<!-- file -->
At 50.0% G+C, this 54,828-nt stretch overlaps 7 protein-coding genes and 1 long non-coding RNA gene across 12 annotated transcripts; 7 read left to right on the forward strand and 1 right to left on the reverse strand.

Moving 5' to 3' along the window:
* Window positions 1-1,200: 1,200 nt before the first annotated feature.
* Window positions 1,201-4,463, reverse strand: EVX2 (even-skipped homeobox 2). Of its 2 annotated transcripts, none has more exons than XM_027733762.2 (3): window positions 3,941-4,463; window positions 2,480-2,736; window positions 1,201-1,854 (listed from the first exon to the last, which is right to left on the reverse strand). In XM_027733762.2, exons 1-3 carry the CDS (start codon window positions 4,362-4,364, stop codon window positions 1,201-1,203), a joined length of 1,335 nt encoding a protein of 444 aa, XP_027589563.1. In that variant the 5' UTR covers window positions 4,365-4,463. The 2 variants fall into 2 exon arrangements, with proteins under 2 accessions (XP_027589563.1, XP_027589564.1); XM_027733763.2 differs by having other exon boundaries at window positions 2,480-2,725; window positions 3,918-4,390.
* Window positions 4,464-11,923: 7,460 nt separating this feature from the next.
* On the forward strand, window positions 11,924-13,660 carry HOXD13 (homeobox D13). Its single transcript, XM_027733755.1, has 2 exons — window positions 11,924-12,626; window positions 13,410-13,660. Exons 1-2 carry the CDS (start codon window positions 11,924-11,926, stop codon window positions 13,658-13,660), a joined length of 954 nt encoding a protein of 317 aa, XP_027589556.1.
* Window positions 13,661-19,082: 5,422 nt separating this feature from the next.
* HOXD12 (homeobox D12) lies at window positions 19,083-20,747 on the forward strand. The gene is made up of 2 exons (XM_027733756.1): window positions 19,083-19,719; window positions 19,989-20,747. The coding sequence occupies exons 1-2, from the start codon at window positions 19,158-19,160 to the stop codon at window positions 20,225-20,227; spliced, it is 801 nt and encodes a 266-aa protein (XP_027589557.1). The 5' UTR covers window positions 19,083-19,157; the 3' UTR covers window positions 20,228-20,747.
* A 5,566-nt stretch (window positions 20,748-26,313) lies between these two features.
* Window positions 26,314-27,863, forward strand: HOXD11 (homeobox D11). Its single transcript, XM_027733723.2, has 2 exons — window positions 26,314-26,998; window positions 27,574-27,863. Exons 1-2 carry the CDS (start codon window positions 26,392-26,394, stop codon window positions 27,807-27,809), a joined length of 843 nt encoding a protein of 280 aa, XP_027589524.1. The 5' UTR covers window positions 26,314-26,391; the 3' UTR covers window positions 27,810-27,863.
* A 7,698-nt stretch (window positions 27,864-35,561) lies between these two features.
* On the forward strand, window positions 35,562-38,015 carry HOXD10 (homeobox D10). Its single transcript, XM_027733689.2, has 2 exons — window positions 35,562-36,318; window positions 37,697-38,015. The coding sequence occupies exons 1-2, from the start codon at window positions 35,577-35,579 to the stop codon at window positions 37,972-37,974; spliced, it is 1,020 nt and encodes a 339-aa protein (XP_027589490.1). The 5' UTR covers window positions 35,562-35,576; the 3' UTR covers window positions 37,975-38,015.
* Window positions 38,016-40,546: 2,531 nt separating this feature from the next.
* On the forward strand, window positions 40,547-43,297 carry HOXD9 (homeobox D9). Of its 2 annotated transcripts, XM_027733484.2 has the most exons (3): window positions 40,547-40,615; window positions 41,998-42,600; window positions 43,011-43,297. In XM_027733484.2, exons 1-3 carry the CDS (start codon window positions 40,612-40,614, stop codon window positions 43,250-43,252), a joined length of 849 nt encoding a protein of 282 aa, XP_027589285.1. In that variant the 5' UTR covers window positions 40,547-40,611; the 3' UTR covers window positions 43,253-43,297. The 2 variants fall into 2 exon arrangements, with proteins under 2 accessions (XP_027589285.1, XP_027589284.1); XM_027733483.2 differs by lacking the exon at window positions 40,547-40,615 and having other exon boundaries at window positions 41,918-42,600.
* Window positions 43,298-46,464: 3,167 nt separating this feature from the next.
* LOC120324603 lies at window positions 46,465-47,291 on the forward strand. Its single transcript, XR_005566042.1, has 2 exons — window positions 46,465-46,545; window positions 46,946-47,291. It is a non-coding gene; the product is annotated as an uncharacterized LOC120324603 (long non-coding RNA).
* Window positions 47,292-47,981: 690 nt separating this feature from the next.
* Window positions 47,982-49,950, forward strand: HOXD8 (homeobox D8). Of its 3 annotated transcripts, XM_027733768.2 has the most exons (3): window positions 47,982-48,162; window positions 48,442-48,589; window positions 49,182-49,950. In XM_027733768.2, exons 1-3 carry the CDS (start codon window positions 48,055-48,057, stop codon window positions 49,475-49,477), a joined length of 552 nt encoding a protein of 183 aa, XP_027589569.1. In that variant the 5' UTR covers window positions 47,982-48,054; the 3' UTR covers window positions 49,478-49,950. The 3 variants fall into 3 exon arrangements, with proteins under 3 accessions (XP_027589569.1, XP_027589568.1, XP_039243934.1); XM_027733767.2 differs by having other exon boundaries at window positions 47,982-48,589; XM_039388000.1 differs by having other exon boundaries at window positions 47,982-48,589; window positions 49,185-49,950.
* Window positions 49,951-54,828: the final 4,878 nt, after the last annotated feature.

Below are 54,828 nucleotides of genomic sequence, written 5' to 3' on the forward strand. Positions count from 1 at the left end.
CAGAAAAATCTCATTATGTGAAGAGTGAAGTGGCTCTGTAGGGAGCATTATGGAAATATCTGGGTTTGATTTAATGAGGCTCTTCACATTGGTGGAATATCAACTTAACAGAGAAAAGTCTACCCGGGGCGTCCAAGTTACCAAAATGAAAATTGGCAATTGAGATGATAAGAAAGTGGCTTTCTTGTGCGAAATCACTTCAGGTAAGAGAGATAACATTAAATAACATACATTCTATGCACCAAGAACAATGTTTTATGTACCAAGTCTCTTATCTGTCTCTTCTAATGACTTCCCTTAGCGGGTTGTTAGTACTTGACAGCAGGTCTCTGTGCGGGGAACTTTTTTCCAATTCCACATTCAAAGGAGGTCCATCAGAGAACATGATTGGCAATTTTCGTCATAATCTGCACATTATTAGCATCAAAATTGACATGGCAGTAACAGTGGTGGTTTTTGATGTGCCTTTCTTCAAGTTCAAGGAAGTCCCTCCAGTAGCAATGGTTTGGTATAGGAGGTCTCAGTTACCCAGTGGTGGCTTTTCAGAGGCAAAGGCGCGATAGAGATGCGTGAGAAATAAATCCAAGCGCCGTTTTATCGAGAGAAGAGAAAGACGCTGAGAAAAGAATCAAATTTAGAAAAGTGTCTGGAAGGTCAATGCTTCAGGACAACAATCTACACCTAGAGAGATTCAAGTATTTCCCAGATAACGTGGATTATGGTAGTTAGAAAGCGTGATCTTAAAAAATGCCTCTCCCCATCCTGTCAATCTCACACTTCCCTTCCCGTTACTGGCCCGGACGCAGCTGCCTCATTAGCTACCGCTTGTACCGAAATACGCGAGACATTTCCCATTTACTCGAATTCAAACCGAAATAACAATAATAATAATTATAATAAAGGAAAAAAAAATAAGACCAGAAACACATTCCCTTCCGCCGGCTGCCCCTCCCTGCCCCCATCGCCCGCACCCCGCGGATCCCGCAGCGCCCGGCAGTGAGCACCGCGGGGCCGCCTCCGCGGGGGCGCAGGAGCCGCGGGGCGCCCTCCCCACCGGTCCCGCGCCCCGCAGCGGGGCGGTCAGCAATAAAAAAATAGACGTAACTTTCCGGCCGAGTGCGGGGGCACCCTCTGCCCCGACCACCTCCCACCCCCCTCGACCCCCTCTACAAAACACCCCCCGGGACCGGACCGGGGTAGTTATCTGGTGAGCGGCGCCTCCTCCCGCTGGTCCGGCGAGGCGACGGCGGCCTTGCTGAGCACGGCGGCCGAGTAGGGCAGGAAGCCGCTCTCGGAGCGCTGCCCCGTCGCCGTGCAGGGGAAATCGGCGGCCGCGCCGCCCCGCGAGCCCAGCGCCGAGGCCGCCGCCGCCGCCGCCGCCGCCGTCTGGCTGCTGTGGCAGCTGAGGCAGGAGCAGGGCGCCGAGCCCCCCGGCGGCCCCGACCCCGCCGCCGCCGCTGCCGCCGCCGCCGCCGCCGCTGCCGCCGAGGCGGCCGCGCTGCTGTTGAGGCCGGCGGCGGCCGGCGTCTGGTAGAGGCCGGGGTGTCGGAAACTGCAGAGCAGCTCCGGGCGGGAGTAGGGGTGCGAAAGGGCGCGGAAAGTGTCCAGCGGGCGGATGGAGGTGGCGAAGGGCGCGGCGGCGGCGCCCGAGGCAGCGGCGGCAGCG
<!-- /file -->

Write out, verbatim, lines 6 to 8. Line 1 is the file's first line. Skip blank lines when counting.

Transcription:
* On the forward strand, window positions 11,924-13,660 carry HOXD13 (homeobox D13). Its single transcript, XM_027733755.1, has 2 exons — window positions 11,924-12,626; window positions 13,410-13,660. Exons 1-2 carry the CDS (start codon window positions 11,924-11,926, stop codon window positions 13,658-13,660), a joined length of 954 nt encoding a protein of 317 aa, XP_027589556.1.
* Window positions 13,661-19,082: 5,422 nt separating this feature from the next.
* HOXD12 (homeobox D12) lies at window positions 19,083-20,747 on the forward strand. The gene is made up of 2 exons (XM_027733756.1): window positions 19,083-19,719; window positions 19,989-20,747. The coding sequence occupies exons 1-2, from the start codon at window positions 19,158-19,160 to the stop codon at window positions 20,225-20,227; spliced, it is 801 nt and encodes a 266-aa protein (XP_027589557.1). The 5' UTR covers window positions 19,083-19,157; the 3' UTR covers window positions 20,228-20,747.